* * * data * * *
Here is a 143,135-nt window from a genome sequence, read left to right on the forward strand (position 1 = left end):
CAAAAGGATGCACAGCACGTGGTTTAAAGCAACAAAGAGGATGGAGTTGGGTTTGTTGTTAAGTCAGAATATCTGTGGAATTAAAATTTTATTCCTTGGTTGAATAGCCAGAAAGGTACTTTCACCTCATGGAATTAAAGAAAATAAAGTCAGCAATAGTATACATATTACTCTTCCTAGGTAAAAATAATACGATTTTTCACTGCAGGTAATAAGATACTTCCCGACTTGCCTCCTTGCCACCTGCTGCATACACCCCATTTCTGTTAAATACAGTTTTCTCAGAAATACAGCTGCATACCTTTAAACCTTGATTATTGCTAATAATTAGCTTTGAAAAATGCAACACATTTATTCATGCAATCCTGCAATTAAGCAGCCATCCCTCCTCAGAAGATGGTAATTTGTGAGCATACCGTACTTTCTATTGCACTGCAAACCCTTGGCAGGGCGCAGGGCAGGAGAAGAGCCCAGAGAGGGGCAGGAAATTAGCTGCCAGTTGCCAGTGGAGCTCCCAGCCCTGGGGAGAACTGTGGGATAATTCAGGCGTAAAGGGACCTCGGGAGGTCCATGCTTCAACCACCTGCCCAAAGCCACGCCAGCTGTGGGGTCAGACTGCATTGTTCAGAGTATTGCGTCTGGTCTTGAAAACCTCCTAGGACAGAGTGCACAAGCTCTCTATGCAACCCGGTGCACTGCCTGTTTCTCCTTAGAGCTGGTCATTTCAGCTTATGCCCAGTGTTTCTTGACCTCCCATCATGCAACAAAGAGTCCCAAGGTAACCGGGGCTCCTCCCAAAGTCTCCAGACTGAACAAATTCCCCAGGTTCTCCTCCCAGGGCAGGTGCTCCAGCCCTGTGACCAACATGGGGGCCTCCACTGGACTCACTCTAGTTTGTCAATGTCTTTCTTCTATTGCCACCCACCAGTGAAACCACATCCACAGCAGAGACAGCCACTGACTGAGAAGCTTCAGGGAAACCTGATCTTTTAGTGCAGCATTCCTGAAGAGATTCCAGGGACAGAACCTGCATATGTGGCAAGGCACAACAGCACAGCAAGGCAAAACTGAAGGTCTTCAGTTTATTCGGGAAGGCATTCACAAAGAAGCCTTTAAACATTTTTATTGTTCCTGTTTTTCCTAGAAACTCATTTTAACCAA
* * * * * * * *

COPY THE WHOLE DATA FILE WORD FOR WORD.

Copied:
Here is a 143,135-nt window from a genome sequence, read left to right on the forward strand (position 1 = left end):
CAAAAGGATGCACAGCACGTGGTTTAAAGCAACAAAGAGGATGGAGTTGGGTTTGTTGTTAAGTCAGAATATCTGTGGAATTAAAATTTTATTCCTTGGTTGAATAGCCAGAAAGGTACTTTCACCTCATGGAATTAAAGAAAATAAAGTCAGCAATAGTATACATATTACTCTTCCTAGGTAAAAATAATACGATTTTTCACTGCAGGTAATAAGATACTTCCCGACTTGCCTCCTTGCCACCTGCTGCATACACCCCATTTCTGTTAAATACAGTTTTCTCAGAAATACAGCTGCATACCTTTAAACCTTGATTATTGCTAATAATTAGCTTTGAAAAATGCAACACATTTATTCATGCAATCCTGCAATTAAGCAGCCATCCCTCCTCAGAAGATGGTAATTTGTGAGCATACCGTACTTTCTATTGCACTGCAAACCCTTGGCAGGGCGCAGGGCAGGAGAAGAGCCCAGAGAGGGGCAGGAAATTAGCTGCCAGTTGCCAGTGGAGCTCCCAGCCCTGGGGAGAACTGTGGGATAATTCAGGCGTAAAGGGACCTCGGGAGGTCCATGCTTCAACCACCTGCCCAAAGCCACGCCAGCTGTGGGGTCAGACTGCATTGTTCAGAGTATTGCGTCTGGTCTTGAAAACCTCCTAGGACAGAGTGCACAAGCTCTCTATGCAACCCGGTGCACTGCCTGTTTCTCCTTAGAGCTGGTCATTTCAGCTTATGCCCAGTGTTTCTTGACCTCCCATCATGCAACAAAGAGTCCCAAGGTAACCGGGGCTCCTCCCAAAGTCTCCAGACTGAACAAATTCCCCAGGTTCTCCTCCCAGGGCAGGTGCTCCAGCCCTGTGACCAACATGGGGGCCTCCACTGGACTCACTCTAGTTTGTCAATGTCTTTCTTCTATTGCCACCCACCAGTGAAACCACATCCACAGCAGAGACAGCCACTGACTGAGAAGCTTCAGGGAAACCTGATCTTTTAGTGCAGCATTCCTGAAGAGATTCCAGGGACAGAACCTGCATATGTGGCAAGGCACAACAGCACAGCAAGGCAAAACTGAAGGTCTTCAGTTTATTCGGGAAGGCATTCACAAAGAAGCCTTTAAACATTTTTATTGTTCCTGTTTTTCCTAGAAACTCATTTTAACCAA